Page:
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Solution to Principles of Mathematical Analysis Chapter 7 Part A


Chapter 7 Sequences and Series of Functions

Exercise 1

(By analambanomenos) Let $\{f_n\}$ be a uniformly convergent sequence of bounded functions on a set $E$. For each $n$, there is a number $M_n$ such that $\big|f_n(x)\big|<M_n$ for all $x\in E$. By Theorem 7.8, there is an integer $N$ such that $\big|f_n(x)-f_N(x)\big|<1$ if $n\ge N$ for all $x\in E$. Let $$M=\max\{M_1,\ldots,M_N\}.$$ Then for $n\le N$ and $x\in E$ we have $\big|f_n(x)\big|<M+1$, and for $n\ge N$ and $x\in E$ we have $$\big|f_n(x)\big|\le\big|f_n(x)-f_N(x)\big|+\big|f_N(x)\big|<M+1.$$ That is, the $f_n$ are uniformly bounded by $M+1$ in $E$.


Exercise 2

(By analambanomenos) Let $\varepsilon>0$. By Theorem 7.8 there is an integer $N$ such that for all $n,m\ge N$ and $x\in E$, $$\big|f_n(x)-f_m(x)\big|<\varepsilon/2\quad\quad\big|g_n(x)-g_m(x)\big|<\varepsilon/2.$$ Hence for all $n,m\ge N$ and $x\in E$, $$\big|(f_n+g_n)(x)-(f_m+g_m)(x)\big|\le\big|f_n(x)-f_m(x)\big|+\big|g_n(x)-g_m(x)\big|<\varepsilon.$$ Hence, also by Theorem 7.8, $\{f_n+g_n\}$ converges uniformly on $E$.

If $\{f_n\}$ and $\{g_n\}$ are uniformly convergent sequences of bounded functions, then by Exercise 1 they are uniformly bounded. That is, there is a number $M$ such that $\big|f_n(x)\big|<M$ and $\big|g_n(x)\big|<M$ for all $n$ and for all $x\in E$. By Theorem 7.8 there is an integer $N$ such that for all $n\ge N$ and for all $x\in E$ we have $$\big|f_n(x)-f_m(x)\big|<\varepsilon/M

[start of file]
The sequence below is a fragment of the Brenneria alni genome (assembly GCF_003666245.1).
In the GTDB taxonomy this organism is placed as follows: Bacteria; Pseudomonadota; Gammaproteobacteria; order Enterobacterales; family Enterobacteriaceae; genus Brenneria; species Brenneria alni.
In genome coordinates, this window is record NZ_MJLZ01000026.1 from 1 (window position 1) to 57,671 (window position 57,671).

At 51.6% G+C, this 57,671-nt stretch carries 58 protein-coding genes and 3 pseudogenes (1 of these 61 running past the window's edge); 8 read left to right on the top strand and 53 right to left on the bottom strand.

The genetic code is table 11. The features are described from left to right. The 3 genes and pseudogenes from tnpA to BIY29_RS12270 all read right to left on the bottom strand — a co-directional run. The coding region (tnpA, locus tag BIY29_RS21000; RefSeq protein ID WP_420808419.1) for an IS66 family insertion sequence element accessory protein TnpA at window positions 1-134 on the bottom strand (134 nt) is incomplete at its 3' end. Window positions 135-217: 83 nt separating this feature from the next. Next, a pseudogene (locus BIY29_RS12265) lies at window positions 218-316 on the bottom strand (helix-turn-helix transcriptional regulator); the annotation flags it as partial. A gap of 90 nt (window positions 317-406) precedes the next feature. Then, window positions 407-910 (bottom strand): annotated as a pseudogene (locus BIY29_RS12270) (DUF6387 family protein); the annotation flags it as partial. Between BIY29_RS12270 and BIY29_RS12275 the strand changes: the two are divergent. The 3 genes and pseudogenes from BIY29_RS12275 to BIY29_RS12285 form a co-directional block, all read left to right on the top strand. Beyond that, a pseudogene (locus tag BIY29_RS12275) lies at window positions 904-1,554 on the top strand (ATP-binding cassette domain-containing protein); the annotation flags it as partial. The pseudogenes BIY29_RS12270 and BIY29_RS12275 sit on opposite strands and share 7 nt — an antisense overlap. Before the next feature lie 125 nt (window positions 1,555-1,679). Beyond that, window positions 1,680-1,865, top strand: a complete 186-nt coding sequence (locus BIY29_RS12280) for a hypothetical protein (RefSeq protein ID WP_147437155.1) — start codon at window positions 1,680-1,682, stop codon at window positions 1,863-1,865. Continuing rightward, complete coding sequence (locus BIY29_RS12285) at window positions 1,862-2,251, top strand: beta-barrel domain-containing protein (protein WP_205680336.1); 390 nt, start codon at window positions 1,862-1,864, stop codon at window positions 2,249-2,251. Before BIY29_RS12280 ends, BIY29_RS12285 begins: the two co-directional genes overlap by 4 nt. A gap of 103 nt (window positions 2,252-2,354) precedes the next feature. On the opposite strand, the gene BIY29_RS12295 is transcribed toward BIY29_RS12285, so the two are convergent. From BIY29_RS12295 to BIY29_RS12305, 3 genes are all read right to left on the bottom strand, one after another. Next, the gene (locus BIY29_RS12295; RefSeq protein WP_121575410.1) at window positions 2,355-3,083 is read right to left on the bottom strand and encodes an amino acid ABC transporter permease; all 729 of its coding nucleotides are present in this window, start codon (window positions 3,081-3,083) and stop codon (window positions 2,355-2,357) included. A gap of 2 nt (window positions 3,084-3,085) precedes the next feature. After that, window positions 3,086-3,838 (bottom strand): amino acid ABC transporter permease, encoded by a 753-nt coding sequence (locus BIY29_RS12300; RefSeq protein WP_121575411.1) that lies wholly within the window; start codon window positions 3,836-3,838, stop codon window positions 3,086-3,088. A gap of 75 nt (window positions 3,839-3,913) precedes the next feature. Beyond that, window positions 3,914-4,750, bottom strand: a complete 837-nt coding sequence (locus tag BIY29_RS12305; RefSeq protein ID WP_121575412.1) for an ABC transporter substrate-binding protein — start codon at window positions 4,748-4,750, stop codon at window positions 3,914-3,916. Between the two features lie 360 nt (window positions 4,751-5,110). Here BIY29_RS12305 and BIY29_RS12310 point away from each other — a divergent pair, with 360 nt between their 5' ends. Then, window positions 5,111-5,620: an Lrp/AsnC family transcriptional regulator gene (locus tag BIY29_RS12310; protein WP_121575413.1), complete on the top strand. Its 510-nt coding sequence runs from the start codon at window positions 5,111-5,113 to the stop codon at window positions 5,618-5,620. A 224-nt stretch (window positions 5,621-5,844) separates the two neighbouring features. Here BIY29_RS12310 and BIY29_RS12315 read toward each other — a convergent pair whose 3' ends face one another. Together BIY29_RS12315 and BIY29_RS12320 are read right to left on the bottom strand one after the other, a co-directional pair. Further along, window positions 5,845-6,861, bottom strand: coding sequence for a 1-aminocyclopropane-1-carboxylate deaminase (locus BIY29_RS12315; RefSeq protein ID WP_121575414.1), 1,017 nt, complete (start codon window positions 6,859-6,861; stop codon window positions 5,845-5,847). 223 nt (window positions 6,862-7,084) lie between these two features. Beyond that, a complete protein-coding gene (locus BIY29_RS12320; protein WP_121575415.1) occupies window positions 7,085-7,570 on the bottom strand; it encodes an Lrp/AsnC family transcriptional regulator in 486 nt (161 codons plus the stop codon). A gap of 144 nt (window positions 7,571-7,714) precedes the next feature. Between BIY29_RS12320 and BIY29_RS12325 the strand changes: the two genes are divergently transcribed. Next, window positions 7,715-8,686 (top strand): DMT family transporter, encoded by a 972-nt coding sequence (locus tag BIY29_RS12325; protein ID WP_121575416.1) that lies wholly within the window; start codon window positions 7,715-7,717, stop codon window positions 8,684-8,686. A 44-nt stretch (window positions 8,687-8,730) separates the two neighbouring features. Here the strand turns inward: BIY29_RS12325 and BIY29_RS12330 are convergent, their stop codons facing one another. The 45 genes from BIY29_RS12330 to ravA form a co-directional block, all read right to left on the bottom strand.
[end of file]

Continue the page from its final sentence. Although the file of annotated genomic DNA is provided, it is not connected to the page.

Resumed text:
\quad\quad\big|g_n(x)-g_m(x)\big|<\varepsilon/M.$$ Hence for all $n,m\ge N$ and $x\in E$,
\begin{align*}
\big|f_n(x)g_n(x)-f_m(x)g_m(x)\big| &\le \big|f_n(x)g_n(x)-f_m(x)g_n(x)\big|+\big|f_m(x)g_n(x)-f_m(x)g_m(x)\big| \\
&\le M\big|f_n(x)-f_m(x)\big|+M\big|g_n(x)-g_m(x)\big| \\
&\le \varepsilon
\end{align*}Hence, also by Theorem 7.8, $\{f_ng_n\}$ converges uniformly on $E$.


Exercise 3

(By analambanomenos) Let $f_n(x)=x^{-1}+n^{-1}$ on $(0,1)$. Then $f_n$ converges uniformly to $x^{-1}$ on $(0,1)$, and $$f_n^2(x)=\frac{1}{x^2}+\frac{2}{nx}+\frac{1}{n^2}$$ converges to $x^{-2}$ on $(0,1)$, but not uniformly, since the difference $f_n^2(x)-x^{-2}=2/(nx)+1/n^2$ is arbitrarily large as $x\rightarrow 0$.


Exercise 4

(By analambanomenos) Let $f_n(x)$ be the $n$-th term of the series. Since $f_n(0)=1$ for all $n$, the series diverges for $x=0$. If $x>0$, then $$f(x)=\sum_{n=1}^\infty\frac{1}{1+n^2x}<
\frac{1}{x}\sum_{n=1}^\infty\frac{1}{n^2}<\infty$$ by Theorem 3.28, so the series converges if $x>0$. The convergence is absolute since $f_n(x)>0$ for $x>0$, and since $f_n(x)\rightarrow
\infty$ as $x\rightarrow 0+$, $f(x)$ is not bounded on $(0,\infty)$. If $a>0$, then since $f_n(x)\le 1/(an^2)$ for $a\le x$ and all $n$, the series converges uniformly to $f(x)$ on $[a,\infty)$ by Theorem 7.10. Since the partial sums are continuous, $f(x)$ is continuous on $[a,\infty)$ by Theorem 7.12, so it is continuous on all of $(0,\infty)$. The series does not converge uniformly on $(0,\infty)$ since the difference between $f(x)$ and a partial sum is a series $\sum_N^\infty f_n(x)>1/(1+N^2x)$, which is arbitrarily large as $x\rightarrow 0+$.

The case $x<0$ is more complicated. First note that $f_n(x)$ is not even defined for $x=-n^{-2}$, so we are limited to considering the intervals $(-\infty,-1)$ and $\bigl(-n^{-2},-(n+1)^{-2}\bigr)$ for $n=1,2,\ldots$ For $-n^{-2}<x<-(n+1)^{-2}$ and $m>n+1$ we have $$\frac{1}{1-\bigl(m/(n+1)\bigr)^2}<f_m(x)<\frac{1}{1-(m/n)^2}<0$$ so that
$$\big|f_m(x)\big|<\frac{1}{\bigl(m/(n+1)\bigr)^2-1}.$$ Similarly, for $x<-1$ and $m>1$, we get $$\big|f_m(x)\big|<\frac{1}{m^2-1},$$ which is the same inequality, with $n=0$. The series